Chaotic Ana

English Title: Chaotic Ana

Original Title: Caótica Ana

Country of Origin: Spain

Studio: Alicia produce, SOGECINE, Volcano Internacional Productions

Director: Julio Médem

Producer(s): Simón de Santiago, Enrique López Lavigne, Julio Médem, Koldo Zuazua

Screenplay: Julio Médem

Cinematographer: Mario Montero

Editor: Mario Montero

Runtime: 113 minutes


Language: Spanish

Starring/Cast: Asier Newman , Charlotte Rampling, Manuela Vellés

Year: 2007

Volume: Spanish / Portuguese

The film tells the story of Ana, a young painter brought up by her hippy father after the mother abandons the family. Ana, too, will soon leave her home – a cave in Ibiza – after being discovered by a French head-hunter who invites her to go to Madrid to live with a group of young artists and explore in greater depth what makes her so special. Once in Madrid, Ana meets and falls in love with Said. Through hypnosis, she discovers some of her past lives, but especially her past deaths.

The film begins with a close-up of a beautiful dove crossing the skies. Meanwhile, a falcon is waiting to be freed so it can trap its prey: the fragile dove. Just then something unexpected happens: while in full flight, the dove’s droppings fall on its predator. When the scene is about to come to an end, a sequence takes us once again to Ana, the protagonist, who calls the action a ‘poetic gesture’. The bird of peace, however, will not get off free, becoming trapped in the claws of death while the camera pauses to show the dove’s agony.
From this moment onwards, the film contains a series of metaphors around the central theme of reincarnation. Yet reincarnation turns out to be merely an excuse for many other underlying topics the Basque film-maker Julio Médem has often revealed in an allegorical manner throughout his professional career: Basque mythology, philosophy and art.
A shot then pans out to reveal the books in Said’s library; Said, a young refugee from the town of Tindouf in the Hamada desert, in this story symbolizes knowledge. Ana, however, does not want to delve any deeper; she has no thirst for knowledge. Like the goddess Mary, she prefers to stay in her underground quarters connected to the surface through wells, deep abysses, rivers of milk and caverns full of doors that, when opened, reveal only pain and death and the impossibility of union between man and woman, because man destroys woman. But Ana will not remain for long in the dark shadows, and just as Plato describes in the Myth of the Cavern, she will be guided by the madame or patron (as she calls herself) towards the world of ideas and knowledge. Standing on the edge of the abyss, Ana contemplates this halfway point between myth and philosophy incarnated in images of the sun, moon, the Earth and water. The images represent what a Presocratic philosopher called the Theory of the four roots in which the four roots forming the cosmos are dominated by two forces that explain all movement (generation and corruption) in the world: Love, which unites them, and Strife, which sets them in opposition.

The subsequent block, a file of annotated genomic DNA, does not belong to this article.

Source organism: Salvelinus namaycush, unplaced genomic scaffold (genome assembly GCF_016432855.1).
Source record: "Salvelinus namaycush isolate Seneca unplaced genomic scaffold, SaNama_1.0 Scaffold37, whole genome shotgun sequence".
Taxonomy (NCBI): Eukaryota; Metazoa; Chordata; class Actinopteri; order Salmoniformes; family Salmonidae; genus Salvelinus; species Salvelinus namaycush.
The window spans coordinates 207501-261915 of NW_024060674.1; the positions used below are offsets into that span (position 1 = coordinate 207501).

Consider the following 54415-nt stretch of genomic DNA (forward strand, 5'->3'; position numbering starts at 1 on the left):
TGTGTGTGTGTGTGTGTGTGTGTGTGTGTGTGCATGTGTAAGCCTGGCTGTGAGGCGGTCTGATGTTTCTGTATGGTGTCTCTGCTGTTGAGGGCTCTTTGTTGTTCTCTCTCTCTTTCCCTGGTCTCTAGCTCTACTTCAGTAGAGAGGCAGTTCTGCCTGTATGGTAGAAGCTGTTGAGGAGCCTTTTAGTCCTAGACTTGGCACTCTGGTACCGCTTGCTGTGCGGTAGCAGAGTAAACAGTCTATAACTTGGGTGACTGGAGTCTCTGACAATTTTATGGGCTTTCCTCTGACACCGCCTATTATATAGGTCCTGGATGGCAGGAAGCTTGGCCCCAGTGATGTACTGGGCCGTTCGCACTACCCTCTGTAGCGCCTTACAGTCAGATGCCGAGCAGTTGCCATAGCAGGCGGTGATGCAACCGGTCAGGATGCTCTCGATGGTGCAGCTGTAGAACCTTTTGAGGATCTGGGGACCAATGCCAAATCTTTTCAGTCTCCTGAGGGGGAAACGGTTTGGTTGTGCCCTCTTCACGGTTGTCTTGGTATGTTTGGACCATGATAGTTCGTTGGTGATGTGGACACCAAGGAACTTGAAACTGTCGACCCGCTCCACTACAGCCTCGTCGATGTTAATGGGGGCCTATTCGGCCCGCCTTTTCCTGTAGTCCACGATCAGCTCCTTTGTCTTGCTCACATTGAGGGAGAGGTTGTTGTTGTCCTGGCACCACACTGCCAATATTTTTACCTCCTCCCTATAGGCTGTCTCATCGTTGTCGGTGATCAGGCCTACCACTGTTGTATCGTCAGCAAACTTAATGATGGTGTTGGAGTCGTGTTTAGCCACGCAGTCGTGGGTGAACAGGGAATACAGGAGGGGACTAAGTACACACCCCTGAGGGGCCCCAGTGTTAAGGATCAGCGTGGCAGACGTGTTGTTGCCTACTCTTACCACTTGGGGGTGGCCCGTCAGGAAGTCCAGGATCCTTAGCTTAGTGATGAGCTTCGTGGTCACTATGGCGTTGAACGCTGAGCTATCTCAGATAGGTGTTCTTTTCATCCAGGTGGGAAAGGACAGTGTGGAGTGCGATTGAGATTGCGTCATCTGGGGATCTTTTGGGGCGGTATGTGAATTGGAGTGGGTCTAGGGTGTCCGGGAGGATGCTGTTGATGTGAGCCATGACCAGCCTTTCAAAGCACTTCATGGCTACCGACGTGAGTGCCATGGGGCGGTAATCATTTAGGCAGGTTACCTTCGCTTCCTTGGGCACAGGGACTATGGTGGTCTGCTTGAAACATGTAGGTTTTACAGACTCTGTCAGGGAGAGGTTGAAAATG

Nonetheless, Ana decides to take the leap. Linda, who will guide her to the other world – the world of knowledge – does so through an eye: the eye of her video camera to show Ana the reality and pain of freeing oneself from the chains and bonds of ignorance. Colourful naive paintings link Ana to her past lives, contrasting with the lives that can be seen through the eye of Linda’s camera and which represent the most immediate present.
Fleeing from her pain, Ana arrives at the land of freedom to reunite with her ancestors and rediscover her origins. To do so, she must cross the mythical Fordian landscape of the Arizona desert, with Monument Valley in the background. In her quest she is guided by Anglo, her hypnotizer, who takes her to the Hopi reserve where she will finally encounter her reason for being.
At the end of the film, Ana defends those who sacrifice their lives because others have decided they must. She will be badly hurt in her particular venture, but also victorious like the image of the Winged Victory of Samothrace that appears briefly at the end of the film to highlight triumph in war and the triumphant involvement in life: the victory of the dove over the falcon; in short, the victory of life over death.

Author of this review: Ana Melendo